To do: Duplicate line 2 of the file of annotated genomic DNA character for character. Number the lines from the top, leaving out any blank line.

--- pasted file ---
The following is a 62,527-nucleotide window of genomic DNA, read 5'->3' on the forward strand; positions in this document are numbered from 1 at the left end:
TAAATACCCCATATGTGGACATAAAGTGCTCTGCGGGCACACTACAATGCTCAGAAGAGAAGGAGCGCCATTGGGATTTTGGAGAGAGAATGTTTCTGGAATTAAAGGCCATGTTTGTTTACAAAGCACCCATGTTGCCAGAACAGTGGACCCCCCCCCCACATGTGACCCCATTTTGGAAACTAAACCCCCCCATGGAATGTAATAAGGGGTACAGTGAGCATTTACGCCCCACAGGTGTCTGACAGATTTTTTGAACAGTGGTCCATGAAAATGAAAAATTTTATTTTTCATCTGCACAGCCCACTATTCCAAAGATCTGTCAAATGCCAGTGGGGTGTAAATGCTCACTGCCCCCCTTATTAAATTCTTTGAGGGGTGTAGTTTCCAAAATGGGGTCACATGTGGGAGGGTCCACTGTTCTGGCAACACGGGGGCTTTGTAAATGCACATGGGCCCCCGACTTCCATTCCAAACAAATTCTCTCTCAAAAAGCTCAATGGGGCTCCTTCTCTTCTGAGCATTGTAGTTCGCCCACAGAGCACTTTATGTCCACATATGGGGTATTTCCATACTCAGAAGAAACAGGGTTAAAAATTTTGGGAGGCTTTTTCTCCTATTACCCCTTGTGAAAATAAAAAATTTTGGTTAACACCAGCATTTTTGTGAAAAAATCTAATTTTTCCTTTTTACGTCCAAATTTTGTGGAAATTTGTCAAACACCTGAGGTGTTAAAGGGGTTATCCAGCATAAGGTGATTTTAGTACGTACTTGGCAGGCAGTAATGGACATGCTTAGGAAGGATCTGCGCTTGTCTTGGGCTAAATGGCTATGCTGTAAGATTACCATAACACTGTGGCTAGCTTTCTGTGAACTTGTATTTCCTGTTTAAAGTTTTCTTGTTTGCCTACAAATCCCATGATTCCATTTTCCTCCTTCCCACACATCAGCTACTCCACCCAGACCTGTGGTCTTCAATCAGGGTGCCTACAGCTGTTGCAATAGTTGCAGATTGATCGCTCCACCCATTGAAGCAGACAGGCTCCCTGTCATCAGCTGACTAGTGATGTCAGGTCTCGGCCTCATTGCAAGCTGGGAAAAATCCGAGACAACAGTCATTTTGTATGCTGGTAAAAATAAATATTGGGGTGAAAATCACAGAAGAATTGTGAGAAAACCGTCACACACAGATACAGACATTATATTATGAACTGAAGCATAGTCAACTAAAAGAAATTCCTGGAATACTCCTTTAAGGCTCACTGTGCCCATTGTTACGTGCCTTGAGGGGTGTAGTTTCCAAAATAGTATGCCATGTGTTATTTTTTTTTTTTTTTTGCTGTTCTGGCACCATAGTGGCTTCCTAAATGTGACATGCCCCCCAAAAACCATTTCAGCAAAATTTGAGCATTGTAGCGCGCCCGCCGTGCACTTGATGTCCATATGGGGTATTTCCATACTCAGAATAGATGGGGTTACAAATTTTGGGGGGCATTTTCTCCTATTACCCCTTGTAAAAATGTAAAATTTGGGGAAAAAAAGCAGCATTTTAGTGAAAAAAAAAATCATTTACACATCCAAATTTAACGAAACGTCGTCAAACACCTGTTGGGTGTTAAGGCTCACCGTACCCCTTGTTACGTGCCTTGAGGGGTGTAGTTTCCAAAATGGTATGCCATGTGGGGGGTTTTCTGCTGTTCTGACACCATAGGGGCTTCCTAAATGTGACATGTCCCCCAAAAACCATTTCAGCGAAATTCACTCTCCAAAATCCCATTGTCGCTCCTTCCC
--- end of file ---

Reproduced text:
TAAATACCCCATATGTGGACATAAAGTGCTCTGCGGGCACACTACAATGCTCAGAAGAGAAGGAGCGCCATTGGGATTTTGGAGAGAGAATGTTTCTGGAATTAAAGGCCATGTTTGTTTACAAAGCACCCATGTTGCCAGAACAGTGGACCCCCCCCCCACATGTGACCCCATTTTGGAAACTAAACCCCCCCATGGAATGTAATAAGGGGTACAGTGAGCATTTACGCCCCACAGGTGTCTGACAGATTTTTTGAACAGTGGTCCATGAAAATGAAAAATTTTATTTTTCATCTGCACAGCCCACTATTCCAAAGATCTGTCAAATGCCAGTGGGGTGTAAATGCTCACTGCCCCCCTTATTAAATTCTTTGAGGGGTGTAGTTTCCAAAATGGGGTCACATGTGGGAGGGTCCACTGTTCTGGCAACACGGGGGCTTTGTAAATGCACATGGGCCCCCGACTTCCATTCCAAACAAATTCTCTCTCAAAAAGCTCAATGGGGCTCCTTCTCTTCTGAGCATTGTAGTTCGCCCACAGAGCACTTTATGTCCACATATGGGGTATTTCCATACTCAGAAGAAACAGGGTTAAAAATTTTGGGAGGCTTTTTCTCCTATTACCCCTTGTGAAAATAAAAAATTTTGGTTAACACCAGCATTTTTGTGAAAAAATCTAATTTTTCCTTTTTACGTCCAAATTTTGTGGAAATTTGTCAAACACCTGAGGTGTTAAAGGGGTTATCCAGCATAAGGTGATTTTAGTACGTACTTGGCAGGCAGTAATGGACATGCTTAGGAAGGATCTGCGCTTGTCTTGGGCTAAATGGCTATGCTGTAAGATTACCATAACACTGTGGCTAGCTTTCTGTGAACTTGTATTTCCTGTTTAAAGTTTTCTTGTTTGCCTACAAATCCCATGATTCCATTTTCCTCCTTCCCACACATCAGCTACTCCACCCAGACCTGTGGTCTTCAATCAGGGTGCCTACAGCTGTTGCAATAGTTGCAGATTGATCGCTCCACCCATTGAAGCAGACAGGCTCCCTGTCATCAGCTGACTAGTGATGTCAGGTCTCGGCCTCATTGCAAGCTGGGAAAAATCCGAGACAACAGTCATTTTGTATGCTGGTAAAAATAAATATTGGGGTGAAAATCACAGAAGAATTGTGAGAAAACCGTCACACACAGATACAGACATTATATTATGAACTGAAGCATAGTCAACTAAAAGAAATTCCTGGAATACTCCTTTAAGGCTCACTGTGCCCATTGTTACGTGCCTTGAGGGGTGTAGTTTCCAAAATAGTATGCCATGTGTTATTTTTTTTTTTTTTTTGCTGTTCTGGCACCATAGTGGCTTCCTAAATGTGACATGCCCCCCAAAAACCATTTCAGCAAAATTTGAGCATTGTAGCGCGCCCGCCGTGCACTTGATGTCCATATGGGGTATTTCCATACTCAGAATAGATGGGGTTACAAATTTTGGGGGGCATTTTCTCCTATTACCCCTTGTAAAAATGTAAAATTTGGGGAAAAAAAGCAGCATTTTAGTGAAAAAAAAAATCATTTACACATCCAAATTTAACGAAACGTCGTCAAACACCTGTTGGGTGTTAAGGCTCACCGTACCCCTTGTTACGTGCCTTGAGGGGTGTAGTTTCCAAAATGGTATGCCATGTGGGGGGTTTTCTGCTGTTCTGACACCATAGGGGCTTCCTAAATGTGACATGTCCCCCAAAAACCATTTCAGCGAAATTCACTCTCCAAAATCCCATTGTCGCTCCTTCCC